Ross Stores, Inc. and its subsidiaries operate two brands of off-price retail apparel and home fashion stores-Ross Dress for Less (Ross) and dd’s DISCOUNTS. The Company is the off-price apparel and home fashion chain in the United States, with 1,340 locations in 36 states, the District of Columbia and Guam, as of January 28, 2017. The Company offers in-season, name brand and designer apparel, accessories, footwear, and home fashions for the entire family at savings of 20% to 60% off department and specialty store regular prices every day. The Company also operated 193 dd’s DISCOUNTS stores in 15 states as of January 28, 2017. As of January 28, 2017, the Company operated a total of 1,533 stores consisted of 1,340 Ross stores and 193 dd’s DISCOUNTS stores. As of January 28, 2017, the Company owned and operated six distribution processing facilities-three in California, one in Pennsylvania, and two in South Carolina. ROST’s current market cap is $1.1 billion.
- Earnings and Sales Growth: Over the last twelve months, earnings increased almost 27%, while sales growth saw an increase of about 9%. The picture has gotten less favorable in the last quarter, where earnings decreased more than 6%, while sales increased 4.1%. The stock operates with a pretty healthy margin profile; over the last twelve months, Net Income was a little more than 10% of Revenues; it is also consistent, as this number is nearly identical in the last quarter.
- Free Cash Flow: ROST’s free cash flow is healthy, at more than $1.5 billion over the last twelve months. This is also a number that has increased steadily for the past 5 years from just a little $400 million in late 2013.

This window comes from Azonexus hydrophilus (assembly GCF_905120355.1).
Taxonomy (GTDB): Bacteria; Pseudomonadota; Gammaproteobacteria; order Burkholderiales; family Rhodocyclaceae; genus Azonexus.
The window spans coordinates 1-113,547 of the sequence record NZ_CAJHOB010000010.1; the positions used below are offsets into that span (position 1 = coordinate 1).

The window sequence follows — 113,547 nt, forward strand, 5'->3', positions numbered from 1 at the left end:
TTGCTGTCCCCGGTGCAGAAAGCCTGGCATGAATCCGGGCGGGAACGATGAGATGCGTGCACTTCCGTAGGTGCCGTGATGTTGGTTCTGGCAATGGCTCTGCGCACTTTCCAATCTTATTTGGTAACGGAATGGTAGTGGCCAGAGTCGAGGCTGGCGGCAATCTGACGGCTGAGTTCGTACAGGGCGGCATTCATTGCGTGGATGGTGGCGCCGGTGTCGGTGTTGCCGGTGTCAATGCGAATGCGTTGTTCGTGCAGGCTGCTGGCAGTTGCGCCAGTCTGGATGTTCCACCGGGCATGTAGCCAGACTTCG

- Debt to Equity: ROST has a debt/equity ratio of .10, which is very low and impressive for a company in the Consumer Discretionary space. Their balance sheet also shows that cash and liquid assets are more than quadruple that company’s long-term debt load.
- Dividend: ROST pays an annual dividend of $.90 per share, which translates to a yield of .93% at the stock’s current price.
- Price/Book Ratio: there are a lot of ways to measure how much a stock should be worth; but one of the simplest methods that I like uses the stock’s Book Value, which for ROST is $8.53 per share and translates to a Price/Book ratio of 11.32 at the stock’s current price. By itself, that should give pause to even a growth investor, since that is a very high Price/Book multiple, even in this stock’s industry and sector. Their historical Price/Book average is 9.38, which suggests that the stock is trading at a premium right now of about 17%. Their Price/Cash Flow ratio offers a supporting perspective, since it is currently running about 26% above its historical average. Between the two measurements, the long-term target price, based strictly off of value analysis could lie in the $71 to $80 range.
Here’s a look at the stock’s latest technical chart.
- Current Price Action/Trends and Pivots: The chart above traces the stock’s long-term upward trend to its high late last month a little $100 per share. The red line also provides the basis for the Fibonacci retracement lines shown on the right side of the chat. So far this month, the stock has shown some resilience around $95, and if the broad market can find some bullish momentum, could set up for a new push to test that all-time high and possibly set up another one. If, however the stock breaks below $95 and reaches $94.50, don’t be surprised to see the stock drop quickly to as low as the $86 where the 38.2% retracement line sits, or even to around $80 in the area of the 50% retracement level.
- Near-term Keys: The technical picture for this stock really falls into line with the value analysis I outlined above. The highest probability opportunity in this stock right now lies in the downside; there really is very little to justify either a long-term bullish view of the stock right now, or to even signal a good short-term bullish trade. The best idea is to wait to see if the stock drops below $95 as I just mentioned; if it does, give serious consideration to shorting the stock or buying put options.